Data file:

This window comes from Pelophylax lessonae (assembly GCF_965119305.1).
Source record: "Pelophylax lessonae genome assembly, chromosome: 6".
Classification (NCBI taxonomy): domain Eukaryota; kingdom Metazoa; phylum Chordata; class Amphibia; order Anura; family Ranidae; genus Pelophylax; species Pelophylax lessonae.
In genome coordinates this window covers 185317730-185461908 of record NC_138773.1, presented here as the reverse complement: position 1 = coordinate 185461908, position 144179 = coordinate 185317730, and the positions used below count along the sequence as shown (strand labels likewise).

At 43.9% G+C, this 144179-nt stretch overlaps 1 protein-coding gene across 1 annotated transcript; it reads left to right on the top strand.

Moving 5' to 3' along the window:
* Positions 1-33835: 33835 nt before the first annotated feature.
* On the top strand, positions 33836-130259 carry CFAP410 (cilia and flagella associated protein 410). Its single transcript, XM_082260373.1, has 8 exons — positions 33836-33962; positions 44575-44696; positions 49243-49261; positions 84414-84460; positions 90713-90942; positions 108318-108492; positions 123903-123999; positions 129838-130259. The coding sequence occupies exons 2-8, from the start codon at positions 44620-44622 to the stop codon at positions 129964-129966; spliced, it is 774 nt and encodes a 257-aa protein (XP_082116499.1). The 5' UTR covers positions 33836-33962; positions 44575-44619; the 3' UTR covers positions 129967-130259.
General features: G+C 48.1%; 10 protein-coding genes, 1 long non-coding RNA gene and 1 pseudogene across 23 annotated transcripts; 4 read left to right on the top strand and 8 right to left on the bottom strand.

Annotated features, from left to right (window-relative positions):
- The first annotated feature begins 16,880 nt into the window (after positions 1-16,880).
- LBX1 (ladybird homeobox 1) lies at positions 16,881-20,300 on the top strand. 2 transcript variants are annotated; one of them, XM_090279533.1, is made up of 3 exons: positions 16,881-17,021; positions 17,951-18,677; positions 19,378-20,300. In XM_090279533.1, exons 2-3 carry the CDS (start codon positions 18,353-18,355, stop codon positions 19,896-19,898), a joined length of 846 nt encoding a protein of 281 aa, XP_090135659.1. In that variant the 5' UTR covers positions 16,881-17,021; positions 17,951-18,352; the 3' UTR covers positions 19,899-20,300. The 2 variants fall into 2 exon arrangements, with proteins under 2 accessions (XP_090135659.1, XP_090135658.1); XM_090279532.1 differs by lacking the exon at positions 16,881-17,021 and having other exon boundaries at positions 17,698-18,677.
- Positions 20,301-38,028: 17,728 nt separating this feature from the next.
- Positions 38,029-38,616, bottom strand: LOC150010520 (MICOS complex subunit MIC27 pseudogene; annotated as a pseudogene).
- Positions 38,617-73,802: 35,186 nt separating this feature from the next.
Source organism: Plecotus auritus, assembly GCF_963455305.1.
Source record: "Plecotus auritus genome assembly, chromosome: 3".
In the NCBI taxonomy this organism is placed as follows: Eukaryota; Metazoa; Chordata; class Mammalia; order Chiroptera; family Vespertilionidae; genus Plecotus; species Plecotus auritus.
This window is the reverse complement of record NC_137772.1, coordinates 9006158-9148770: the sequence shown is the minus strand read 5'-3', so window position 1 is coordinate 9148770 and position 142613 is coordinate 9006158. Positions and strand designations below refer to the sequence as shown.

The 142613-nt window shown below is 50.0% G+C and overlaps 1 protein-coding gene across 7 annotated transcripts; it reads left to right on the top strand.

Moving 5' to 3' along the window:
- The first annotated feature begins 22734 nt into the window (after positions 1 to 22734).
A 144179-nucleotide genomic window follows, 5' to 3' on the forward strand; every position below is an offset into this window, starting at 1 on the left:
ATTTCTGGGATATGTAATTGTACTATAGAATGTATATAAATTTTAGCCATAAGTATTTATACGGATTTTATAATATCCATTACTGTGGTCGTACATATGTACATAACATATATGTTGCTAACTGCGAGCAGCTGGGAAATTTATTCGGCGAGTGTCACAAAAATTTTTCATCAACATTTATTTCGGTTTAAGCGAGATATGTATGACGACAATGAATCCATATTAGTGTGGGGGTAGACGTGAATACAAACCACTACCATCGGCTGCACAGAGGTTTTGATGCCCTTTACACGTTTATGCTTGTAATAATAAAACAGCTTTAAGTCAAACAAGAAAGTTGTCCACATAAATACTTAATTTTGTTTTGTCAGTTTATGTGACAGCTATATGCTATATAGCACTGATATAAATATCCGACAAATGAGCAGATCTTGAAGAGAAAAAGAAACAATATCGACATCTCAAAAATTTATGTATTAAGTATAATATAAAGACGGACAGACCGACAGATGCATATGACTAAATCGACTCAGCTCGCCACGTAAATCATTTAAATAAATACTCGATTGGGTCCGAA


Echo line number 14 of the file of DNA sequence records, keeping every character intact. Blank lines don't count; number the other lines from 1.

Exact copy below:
- Positions 38,029-38,616, bottom strand: LOC150010520 (MICOS complex subunit MIC27 pseudogene; annotated as a pseudogene).